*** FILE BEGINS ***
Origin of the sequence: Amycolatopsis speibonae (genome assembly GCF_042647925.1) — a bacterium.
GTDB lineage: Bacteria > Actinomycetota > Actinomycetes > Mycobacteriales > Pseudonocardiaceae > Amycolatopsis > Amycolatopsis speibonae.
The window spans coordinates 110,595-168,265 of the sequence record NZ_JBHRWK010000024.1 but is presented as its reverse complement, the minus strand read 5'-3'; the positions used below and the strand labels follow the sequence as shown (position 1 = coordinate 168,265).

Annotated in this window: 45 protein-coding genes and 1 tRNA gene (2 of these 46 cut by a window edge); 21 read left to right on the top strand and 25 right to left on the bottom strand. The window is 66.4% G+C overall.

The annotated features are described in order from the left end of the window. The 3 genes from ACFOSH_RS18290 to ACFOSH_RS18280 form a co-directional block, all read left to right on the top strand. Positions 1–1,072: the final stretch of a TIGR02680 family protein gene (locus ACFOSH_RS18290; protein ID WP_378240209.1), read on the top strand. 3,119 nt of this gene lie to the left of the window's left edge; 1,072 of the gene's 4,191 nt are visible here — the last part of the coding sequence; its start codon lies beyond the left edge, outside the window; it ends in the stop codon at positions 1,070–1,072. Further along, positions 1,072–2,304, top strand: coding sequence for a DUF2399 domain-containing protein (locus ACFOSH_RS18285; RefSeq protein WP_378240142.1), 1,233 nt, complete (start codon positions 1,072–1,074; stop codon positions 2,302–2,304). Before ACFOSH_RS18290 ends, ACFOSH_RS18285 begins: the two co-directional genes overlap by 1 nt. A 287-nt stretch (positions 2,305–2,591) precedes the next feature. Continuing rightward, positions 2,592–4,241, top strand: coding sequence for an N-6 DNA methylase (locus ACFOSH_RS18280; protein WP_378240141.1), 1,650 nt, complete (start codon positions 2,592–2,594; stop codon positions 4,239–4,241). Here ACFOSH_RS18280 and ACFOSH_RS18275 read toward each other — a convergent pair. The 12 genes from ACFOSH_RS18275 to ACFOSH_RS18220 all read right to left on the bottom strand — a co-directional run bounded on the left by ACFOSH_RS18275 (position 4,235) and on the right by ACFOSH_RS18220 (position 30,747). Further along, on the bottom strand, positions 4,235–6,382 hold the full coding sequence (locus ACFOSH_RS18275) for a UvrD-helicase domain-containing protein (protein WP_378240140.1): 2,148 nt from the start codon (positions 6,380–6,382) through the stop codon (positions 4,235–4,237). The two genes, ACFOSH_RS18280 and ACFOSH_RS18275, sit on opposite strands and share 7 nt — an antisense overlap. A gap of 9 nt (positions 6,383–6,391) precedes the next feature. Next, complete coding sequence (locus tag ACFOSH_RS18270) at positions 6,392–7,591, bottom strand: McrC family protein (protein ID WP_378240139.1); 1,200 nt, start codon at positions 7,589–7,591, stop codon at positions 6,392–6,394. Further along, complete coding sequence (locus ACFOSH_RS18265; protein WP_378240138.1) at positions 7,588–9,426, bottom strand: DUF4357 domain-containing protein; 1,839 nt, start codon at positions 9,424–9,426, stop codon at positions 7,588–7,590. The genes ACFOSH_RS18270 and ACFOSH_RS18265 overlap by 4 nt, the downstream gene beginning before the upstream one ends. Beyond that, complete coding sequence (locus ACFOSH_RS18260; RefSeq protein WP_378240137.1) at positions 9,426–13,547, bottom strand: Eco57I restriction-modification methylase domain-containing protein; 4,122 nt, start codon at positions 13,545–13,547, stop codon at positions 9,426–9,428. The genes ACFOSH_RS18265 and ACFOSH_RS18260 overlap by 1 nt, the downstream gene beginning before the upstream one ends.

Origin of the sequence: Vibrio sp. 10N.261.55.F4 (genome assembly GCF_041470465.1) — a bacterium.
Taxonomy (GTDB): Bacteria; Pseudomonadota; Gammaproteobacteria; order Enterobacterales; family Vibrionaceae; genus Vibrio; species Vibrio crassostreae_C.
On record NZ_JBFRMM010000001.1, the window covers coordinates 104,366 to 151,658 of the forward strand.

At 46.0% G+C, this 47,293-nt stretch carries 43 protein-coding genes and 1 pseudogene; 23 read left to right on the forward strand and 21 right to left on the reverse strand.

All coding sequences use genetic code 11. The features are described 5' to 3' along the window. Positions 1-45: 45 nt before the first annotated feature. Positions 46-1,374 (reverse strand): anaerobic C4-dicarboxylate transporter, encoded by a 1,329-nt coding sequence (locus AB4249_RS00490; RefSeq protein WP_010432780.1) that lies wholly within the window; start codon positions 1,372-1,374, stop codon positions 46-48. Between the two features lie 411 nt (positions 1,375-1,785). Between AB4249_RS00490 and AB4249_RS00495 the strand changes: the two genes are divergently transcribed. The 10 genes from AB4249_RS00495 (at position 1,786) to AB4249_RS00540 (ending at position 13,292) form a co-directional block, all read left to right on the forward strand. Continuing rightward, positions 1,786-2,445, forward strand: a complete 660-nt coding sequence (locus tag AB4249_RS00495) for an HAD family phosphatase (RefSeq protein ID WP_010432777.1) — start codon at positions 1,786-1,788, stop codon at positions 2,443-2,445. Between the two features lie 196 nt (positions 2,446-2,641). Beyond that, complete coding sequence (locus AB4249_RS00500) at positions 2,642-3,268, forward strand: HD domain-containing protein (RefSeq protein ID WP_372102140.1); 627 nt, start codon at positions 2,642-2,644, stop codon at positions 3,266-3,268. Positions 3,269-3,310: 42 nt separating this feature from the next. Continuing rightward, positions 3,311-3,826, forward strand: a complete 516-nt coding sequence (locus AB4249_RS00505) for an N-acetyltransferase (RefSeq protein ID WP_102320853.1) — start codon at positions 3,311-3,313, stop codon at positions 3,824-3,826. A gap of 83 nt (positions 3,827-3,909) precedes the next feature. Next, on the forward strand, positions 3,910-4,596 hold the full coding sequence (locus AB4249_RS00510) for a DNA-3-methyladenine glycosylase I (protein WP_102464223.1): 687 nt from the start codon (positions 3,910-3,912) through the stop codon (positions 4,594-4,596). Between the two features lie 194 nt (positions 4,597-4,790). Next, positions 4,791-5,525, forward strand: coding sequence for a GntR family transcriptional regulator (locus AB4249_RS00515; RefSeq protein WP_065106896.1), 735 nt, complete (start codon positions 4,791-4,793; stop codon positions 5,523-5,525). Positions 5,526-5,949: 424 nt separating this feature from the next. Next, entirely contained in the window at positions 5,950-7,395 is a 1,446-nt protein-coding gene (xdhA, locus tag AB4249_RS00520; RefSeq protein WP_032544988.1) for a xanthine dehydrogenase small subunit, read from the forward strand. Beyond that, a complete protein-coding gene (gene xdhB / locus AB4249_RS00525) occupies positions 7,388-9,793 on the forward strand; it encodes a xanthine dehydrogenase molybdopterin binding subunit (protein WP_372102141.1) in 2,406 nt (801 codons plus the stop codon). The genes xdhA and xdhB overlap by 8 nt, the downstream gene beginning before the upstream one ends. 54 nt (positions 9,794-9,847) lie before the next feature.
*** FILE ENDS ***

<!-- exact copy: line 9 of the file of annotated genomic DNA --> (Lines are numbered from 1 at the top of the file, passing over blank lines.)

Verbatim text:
At 46.0% G+C, this 47,293-nt stretch carries 43 protein-coding genes and 1 pseudogene; 23 read left to right on the forward strand and 21 right to left on the reverse strand.